Two activists pasting up anti-Thanom posters in Nakhon Pathom were garroted before being hanged. A few days later, more than 8,000 students gathered at Sanam Luang to demand the government expel Field Marshal Thanom. On Oct 4, 1976, a protest at Thammasat University intensified as students re-enacted the hanging of the two activists to denounce the government.
The next morning, photos of the re-enactment were published in the Thai-language Dao Siam and the Bangkok Post.
However, the conflict intensified when Dao Siam published the photo of one of the students being mock-hanged, and it appeared to bear a resemblance to a royal family member. It was accompanied by a headline that led to public misunderstanding. Right-wing groups cited this to claim that students posed a threat to the monarchy.
The allegations quickly sparked public anger against students.
On Oct 6, 1976, police, soldiers and mobs of right-wing extremists stormed Thammasat University, brutally beating and killing students who were gathering in the compound. At least 41 people were killed and many were injured or went missing, while more than 3,000 were arrested.
Paisal Sricharatchanya, former editor of the Bangkok Post, recounts the political crisis. At the time, he was the news editor and responsible for daily photo selection, including the picture of the mock hanging.
“For several years I had selected photos every day. And that day I did my job as usual. Among a number of photos, the [mock-hanging] photo was the most interesting, so I decided to use it, nothing more,” he recounts.
He said the Post published the photo in its morning edition while Dao Siam used the same photo in its evening edition amid suspicion the photo used in the Thai-language newspaper was doctored.
Following the bloodshed, Adm Sangad Chaloryu, the supreme commander, staged a coup to topple Seni Pramoj and install a right-wing civilian government led by Tanin Kraivixien, the former chief judge in the Supreme Court. Meanwhile, Field Marshal Thanom left the monkhood but never entered politics again.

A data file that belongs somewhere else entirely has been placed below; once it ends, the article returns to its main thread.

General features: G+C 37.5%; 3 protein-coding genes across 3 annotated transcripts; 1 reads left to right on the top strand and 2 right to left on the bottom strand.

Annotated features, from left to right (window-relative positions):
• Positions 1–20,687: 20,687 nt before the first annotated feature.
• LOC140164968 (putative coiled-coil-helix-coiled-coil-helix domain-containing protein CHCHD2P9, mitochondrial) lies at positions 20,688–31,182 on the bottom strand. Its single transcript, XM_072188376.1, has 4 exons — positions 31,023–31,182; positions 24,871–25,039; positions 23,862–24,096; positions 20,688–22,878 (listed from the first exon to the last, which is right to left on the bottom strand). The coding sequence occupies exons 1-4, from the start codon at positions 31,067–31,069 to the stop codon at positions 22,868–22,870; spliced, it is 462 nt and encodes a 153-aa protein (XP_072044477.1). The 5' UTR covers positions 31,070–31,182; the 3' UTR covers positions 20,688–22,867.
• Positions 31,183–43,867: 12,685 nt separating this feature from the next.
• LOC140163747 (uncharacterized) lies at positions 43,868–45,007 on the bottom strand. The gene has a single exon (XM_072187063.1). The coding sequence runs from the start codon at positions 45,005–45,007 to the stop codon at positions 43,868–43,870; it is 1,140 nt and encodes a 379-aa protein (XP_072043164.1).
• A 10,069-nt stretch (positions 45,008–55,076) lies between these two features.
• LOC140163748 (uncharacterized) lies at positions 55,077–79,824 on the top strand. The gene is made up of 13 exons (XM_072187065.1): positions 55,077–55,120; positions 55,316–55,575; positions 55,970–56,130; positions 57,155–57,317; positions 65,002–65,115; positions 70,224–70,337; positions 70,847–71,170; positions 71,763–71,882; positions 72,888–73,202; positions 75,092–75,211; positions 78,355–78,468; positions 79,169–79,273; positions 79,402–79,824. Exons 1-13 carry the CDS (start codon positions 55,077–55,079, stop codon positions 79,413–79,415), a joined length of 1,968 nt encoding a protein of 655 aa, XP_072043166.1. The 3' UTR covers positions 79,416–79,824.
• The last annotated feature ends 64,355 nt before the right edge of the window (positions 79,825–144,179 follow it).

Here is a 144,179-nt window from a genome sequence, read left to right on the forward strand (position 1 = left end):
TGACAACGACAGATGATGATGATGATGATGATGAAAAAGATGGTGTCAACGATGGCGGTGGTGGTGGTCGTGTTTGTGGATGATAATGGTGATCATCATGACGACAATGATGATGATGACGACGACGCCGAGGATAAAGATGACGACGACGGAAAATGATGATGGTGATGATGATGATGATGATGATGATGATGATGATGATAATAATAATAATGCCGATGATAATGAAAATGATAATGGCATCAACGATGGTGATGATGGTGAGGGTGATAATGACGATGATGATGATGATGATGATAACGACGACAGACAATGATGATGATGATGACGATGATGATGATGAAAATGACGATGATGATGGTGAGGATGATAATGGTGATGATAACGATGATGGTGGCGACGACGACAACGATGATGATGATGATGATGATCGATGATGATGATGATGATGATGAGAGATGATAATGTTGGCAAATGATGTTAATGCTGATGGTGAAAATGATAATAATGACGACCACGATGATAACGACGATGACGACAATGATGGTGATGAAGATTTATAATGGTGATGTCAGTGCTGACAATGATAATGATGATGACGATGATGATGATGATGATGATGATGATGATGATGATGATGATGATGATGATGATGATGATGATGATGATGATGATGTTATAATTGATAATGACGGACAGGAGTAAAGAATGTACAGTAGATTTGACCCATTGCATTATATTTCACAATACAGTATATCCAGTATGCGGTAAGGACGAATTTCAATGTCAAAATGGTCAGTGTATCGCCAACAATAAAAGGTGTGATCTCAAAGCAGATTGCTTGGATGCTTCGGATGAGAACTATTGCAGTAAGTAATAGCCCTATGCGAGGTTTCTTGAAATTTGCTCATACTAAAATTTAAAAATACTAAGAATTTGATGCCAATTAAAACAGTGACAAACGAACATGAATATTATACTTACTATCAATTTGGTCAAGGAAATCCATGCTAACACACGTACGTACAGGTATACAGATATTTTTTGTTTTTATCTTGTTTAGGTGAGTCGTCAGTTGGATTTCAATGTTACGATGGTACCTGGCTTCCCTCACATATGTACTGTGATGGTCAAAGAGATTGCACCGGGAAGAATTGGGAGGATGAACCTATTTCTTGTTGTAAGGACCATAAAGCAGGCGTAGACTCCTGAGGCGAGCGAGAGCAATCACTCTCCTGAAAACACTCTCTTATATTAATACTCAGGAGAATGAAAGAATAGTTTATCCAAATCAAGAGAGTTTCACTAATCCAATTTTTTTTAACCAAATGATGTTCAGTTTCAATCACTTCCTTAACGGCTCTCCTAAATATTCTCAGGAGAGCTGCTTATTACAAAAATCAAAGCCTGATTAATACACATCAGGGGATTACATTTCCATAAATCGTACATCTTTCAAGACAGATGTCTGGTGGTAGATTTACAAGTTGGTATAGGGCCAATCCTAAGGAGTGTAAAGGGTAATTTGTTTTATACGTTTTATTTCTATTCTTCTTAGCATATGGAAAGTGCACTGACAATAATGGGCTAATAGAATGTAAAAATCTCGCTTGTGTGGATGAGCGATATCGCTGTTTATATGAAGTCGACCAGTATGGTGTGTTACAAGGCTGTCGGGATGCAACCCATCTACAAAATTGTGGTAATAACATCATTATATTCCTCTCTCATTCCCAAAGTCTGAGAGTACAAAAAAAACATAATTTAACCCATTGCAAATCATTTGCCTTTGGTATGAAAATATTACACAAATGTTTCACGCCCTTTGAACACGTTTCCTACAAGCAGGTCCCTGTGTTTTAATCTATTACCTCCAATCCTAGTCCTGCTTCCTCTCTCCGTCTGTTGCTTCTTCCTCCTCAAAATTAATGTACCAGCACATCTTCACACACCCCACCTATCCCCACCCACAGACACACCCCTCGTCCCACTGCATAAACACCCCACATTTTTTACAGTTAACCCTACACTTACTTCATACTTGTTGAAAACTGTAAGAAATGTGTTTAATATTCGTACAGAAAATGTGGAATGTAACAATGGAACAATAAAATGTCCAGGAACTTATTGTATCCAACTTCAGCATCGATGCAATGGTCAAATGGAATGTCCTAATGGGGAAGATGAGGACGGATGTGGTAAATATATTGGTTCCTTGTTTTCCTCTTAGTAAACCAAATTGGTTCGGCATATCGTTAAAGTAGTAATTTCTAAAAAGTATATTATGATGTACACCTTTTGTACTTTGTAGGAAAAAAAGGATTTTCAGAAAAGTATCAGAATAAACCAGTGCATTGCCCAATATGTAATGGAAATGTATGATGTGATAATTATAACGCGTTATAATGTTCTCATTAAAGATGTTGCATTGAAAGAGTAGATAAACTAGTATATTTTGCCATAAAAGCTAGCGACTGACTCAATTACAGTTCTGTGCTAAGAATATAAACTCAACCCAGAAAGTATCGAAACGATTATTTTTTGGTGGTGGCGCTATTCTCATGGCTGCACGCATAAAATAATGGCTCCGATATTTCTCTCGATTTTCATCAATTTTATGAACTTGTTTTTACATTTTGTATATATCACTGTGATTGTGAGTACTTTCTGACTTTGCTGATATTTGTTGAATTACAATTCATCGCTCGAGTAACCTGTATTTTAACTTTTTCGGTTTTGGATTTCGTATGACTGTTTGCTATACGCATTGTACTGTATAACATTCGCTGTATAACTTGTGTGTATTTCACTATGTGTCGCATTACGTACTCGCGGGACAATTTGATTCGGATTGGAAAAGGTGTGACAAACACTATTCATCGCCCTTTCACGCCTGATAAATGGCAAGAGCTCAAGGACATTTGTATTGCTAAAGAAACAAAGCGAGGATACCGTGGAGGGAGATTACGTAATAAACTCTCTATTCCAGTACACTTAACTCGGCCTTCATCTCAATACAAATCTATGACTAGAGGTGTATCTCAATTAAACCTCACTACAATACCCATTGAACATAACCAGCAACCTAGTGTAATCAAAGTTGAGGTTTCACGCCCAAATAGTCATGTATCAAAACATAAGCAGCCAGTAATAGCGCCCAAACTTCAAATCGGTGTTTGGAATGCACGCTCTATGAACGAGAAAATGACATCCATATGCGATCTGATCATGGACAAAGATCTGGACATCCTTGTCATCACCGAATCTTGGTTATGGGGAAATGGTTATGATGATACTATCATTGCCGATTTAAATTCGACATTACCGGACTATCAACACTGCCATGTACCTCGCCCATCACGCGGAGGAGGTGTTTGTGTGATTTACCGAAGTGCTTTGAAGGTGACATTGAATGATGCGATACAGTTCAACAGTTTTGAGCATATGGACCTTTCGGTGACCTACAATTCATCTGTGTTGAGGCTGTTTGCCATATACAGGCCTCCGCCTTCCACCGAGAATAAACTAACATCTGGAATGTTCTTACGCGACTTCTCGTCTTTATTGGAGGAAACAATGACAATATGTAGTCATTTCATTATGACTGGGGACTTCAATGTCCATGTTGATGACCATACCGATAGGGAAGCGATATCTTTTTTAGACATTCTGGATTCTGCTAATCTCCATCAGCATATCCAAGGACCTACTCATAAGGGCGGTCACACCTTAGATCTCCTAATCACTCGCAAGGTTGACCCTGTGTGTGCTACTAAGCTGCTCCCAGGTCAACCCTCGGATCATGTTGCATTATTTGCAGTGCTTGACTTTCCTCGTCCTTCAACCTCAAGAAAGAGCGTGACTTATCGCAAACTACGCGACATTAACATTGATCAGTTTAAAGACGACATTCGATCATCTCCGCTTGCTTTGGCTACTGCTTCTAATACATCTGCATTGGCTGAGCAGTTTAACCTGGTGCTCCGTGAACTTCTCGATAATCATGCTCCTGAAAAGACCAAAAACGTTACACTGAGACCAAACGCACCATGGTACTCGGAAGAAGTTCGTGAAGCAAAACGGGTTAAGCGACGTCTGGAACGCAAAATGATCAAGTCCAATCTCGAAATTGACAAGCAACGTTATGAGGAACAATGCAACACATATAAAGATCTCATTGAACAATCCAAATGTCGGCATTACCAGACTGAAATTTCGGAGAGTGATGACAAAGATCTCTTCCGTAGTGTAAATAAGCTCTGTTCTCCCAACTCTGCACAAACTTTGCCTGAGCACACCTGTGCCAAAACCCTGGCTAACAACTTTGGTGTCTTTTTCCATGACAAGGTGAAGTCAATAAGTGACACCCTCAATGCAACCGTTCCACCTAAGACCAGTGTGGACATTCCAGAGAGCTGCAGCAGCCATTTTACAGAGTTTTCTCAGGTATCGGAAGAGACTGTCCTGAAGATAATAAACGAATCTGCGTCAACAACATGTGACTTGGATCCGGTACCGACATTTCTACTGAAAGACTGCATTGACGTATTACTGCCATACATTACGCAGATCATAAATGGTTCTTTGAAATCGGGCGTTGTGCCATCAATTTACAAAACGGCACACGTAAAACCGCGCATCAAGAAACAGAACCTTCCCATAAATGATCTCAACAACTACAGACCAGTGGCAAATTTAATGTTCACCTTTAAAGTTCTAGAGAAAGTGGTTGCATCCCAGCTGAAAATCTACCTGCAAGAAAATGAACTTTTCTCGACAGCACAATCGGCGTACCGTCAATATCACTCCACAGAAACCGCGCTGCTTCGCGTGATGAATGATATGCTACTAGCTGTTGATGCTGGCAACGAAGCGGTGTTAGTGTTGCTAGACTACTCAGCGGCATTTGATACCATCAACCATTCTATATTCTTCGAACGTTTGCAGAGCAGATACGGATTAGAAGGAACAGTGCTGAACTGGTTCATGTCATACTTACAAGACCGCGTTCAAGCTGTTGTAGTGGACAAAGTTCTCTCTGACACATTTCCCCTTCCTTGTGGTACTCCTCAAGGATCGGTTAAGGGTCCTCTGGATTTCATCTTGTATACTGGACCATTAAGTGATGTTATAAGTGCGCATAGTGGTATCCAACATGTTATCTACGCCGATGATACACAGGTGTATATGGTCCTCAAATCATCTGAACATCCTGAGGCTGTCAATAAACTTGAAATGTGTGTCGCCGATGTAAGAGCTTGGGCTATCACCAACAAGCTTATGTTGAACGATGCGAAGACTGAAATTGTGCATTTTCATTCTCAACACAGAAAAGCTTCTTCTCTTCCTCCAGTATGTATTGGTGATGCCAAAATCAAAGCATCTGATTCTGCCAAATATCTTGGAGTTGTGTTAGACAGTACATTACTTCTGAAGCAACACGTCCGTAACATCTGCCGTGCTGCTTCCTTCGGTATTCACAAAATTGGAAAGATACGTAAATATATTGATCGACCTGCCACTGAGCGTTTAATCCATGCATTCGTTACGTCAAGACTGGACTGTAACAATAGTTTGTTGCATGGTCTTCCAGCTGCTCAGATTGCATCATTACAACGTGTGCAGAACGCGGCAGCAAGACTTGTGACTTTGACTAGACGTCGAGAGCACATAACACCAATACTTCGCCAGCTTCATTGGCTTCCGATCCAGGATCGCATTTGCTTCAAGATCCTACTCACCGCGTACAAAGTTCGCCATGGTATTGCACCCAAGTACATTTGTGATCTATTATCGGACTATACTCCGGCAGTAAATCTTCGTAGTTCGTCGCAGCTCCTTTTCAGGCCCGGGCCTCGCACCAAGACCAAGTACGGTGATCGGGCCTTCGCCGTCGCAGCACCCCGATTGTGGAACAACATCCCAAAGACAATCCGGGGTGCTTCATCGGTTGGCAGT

In his short-lived administration, Mr Tanin faced two military coups. The first broke out in March 1977, staged by younger army officers known as the “Young Turks”, but it failed. The second was in October the same year, staged by Adm Sangad and then supreme commander Gen Kriangsak Chomanan, which was successful. Gen Kriangsak later took over the premiership.
Gen Kriangsak resigned from the premiership in 1980 due to the oil crisis and problems in parliament. Gen Prem Tinsulanonda, who was defence minister and army chief, was selected as the next prime minister. His administration remained for eight years despite two attempted coups.
After Gen Prem’s tenure, Gen Chatichai Choonhavan, who served as deputy prime minister under the Prem administration, became PM after his Chart Thai Party won the general election in 1988.
However, corruption plagued his coalition government until the press dubbed them the “buffet cabinet” and the situation led to another coup.
On Feb 23, 1991, supreme commander Gen Sunthorn Kongsompong, supported by army chief Gen Suchinda Kraprayoon, staged a coup and formed the National Peacekeeping Council. It was swift and bloodless — a rare event in this country.
Just over a year later, large groups took to the streets of Bangkok to demand the departure of the generals at the cost of dozens of civilian lives.
(“Coups Trample Democracy’s Fragile Roots” was first published in the Bangkok Post, August 1, 2016.)